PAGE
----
RIDM 2018 Review: Turning Tables

Joshua DePerry in his dance costume, from the documentary film Turning Tables.

Joshua DePerry is a multi-talented guy. As the synopsis for Turning Tables says:

“In his hometown of Thunder Bay, Ontario, Joshua DePerry is known in the Anishinaabe community as a colourful ‘fancy dancer’ who impressively integrates contemporary dance moves at traditional pow wows. In Toronto, he is known as Classic Roots, an up-and-coming music producer and DJ who blends Indigenous sounds with modern techno and house music.”

Turning Tables shows DePerry strolling around the reservation, greeting friends and neighbours and showing kids how he works the turntables. We see him recording music in Toronto, performing in full regalia for a rapturous club audience, and dancing in a subway station. (“Nobody stopped him!” director Chrisann Hessing marvelled during the Q&A.)

I enjoyed Turning Tables immensely even though I don’t like techno. At just 16 minutes long, it left me wanting to know more about DePerry’s life and future achievements.

Turning Tables ends with DePerry about to go to Berlin. Hessing said that he did indeed go there, and that he’s there right now, already on his second visit to that city. She did film him going to the airport, but in the end she decided not to use that footage. She didn’t go to Berlin with him, either, because she felt that might intruding on his first-time experience there.

Hessing met DePerry in 2015 and since that time “We actually can’t stop working together. We’re continuing our collaboration.”

That collaboration includes a music video and the Turning Tables Tour which will take them the film and DePerry’s DJ equipment to a series of reservations.

Joshua DePerry shows his DJ equipment in the documentary film Turning Tables.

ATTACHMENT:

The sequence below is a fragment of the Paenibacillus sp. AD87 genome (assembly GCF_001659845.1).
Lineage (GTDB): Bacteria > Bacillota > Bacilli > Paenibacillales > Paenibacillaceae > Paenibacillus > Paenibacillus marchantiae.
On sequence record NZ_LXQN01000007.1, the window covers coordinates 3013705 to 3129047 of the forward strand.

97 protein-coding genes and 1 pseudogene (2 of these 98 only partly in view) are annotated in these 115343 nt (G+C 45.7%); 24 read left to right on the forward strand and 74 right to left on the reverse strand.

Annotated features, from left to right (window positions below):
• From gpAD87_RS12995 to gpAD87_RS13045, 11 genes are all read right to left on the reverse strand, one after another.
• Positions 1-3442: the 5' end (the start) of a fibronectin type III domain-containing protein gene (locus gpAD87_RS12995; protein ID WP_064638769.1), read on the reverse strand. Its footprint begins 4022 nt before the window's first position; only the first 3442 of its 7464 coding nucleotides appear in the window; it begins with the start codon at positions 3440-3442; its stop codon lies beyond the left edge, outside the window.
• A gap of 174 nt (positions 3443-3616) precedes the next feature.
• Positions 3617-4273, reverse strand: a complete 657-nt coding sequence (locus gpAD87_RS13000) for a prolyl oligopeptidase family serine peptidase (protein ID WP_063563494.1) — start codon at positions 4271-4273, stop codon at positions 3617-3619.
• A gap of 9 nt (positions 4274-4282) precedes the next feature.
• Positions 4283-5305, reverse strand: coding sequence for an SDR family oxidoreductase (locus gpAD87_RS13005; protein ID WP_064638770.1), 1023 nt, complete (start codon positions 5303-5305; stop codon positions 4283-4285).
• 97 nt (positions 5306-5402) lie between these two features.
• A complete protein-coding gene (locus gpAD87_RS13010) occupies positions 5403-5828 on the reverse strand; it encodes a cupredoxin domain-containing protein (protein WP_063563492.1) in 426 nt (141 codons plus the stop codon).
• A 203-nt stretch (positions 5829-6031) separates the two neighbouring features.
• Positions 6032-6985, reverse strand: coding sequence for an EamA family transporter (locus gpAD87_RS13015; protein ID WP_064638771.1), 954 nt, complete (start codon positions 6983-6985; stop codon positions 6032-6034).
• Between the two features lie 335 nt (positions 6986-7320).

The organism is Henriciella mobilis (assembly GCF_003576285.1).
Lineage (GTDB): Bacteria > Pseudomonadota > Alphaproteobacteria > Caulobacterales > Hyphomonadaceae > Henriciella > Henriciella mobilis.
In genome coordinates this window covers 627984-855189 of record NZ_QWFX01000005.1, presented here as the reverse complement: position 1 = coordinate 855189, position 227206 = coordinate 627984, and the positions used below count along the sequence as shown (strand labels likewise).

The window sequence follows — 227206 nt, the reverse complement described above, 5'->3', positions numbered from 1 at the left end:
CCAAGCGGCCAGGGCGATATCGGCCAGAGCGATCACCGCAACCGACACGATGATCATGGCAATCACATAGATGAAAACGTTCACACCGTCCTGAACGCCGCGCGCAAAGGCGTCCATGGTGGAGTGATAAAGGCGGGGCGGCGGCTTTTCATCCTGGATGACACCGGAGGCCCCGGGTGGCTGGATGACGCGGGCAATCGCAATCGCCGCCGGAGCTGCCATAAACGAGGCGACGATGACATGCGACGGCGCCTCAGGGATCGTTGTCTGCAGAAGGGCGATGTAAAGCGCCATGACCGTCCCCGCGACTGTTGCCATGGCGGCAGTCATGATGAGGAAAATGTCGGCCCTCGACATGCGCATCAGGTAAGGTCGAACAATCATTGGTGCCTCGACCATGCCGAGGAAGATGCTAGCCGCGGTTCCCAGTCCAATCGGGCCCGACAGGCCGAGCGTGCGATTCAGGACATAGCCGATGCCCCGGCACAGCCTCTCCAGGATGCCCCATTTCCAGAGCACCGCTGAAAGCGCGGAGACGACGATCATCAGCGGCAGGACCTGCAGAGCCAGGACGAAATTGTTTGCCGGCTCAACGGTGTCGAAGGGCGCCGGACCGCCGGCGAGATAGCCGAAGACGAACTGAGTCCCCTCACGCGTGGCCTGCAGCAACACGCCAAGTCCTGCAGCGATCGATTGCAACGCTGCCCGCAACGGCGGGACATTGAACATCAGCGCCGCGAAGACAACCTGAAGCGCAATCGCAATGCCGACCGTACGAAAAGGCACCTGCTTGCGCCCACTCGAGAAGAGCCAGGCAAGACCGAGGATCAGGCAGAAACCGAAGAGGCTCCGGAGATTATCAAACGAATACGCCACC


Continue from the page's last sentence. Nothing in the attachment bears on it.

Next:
“Joshua’s story is exemplary in that he has proven through his musical career, ambitions, and simply through his existence, that it is possible to come out of a place of limited opportunity and create a successful and fulfilling life.”

“The tour is designed to bridge the gap in accessibility between Indigenous Youth and role models like Josh. The communities we intend to visit include remote areas with lack of resources. . .”

That quote about the Turning Tables Tour comes from the film’s excellent web site, which is bursting with information and high-quality photos. Bravo for that!

Turning Tables is being shown at RIDM, Montreal’s documentary film festival, along with two other shorts. Teta, Opi & Me, by Tara Hakim, is the love story of her Austrian grandmother and Arab grandfather. Dreaming Murakami, directed by Nitesh Anjaan, is about Mette Holm, the Danish translator of the Japanese novelist Haruki Murakami. It’s 57 minutes long.

Turning Tables
Country : Canada
Year : 2018
V.O : English
Duration : 16 Min
Cinematography : John Minh Tran
Editing : Ryan J. Noth
Production : Tanya Hoshi
Sound Design : David Hermiston

Turning Tables
Friday, Nov. 16, 2018, 8:15 p.m.
Cinéma Du Parc – Salle 3
3575 Park Ave, Montreal, QC H2X 3P9

Visit the RIDM web site for more information about the festival.


<p><a href=”https://vimeo.com/258122843″>Turning Tables Trailer</a> from <a href=”https://vimeo.com/chrisannhessing”>Chrisann Hessing</a> on <a href=”https://vimeo.com”>Vimeo</a&gt;.</p>

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Cinema Politica: After the Last River explores Attawapiskat’s troubles

AFTER THE LAST RIVER kids protest

The northern Ontario town of Attawapiskat has been in the public eye a lot over the last few years, because of its housing crisis. Victoria Lean’s documentary film, After the Last River, provides a much deeper look at the situation than you’re likely to get on a nightly newscast. The stories that she tells would be interesting (and distressing) at any time, but they are particularly relevant now, as the federal election gets nearer.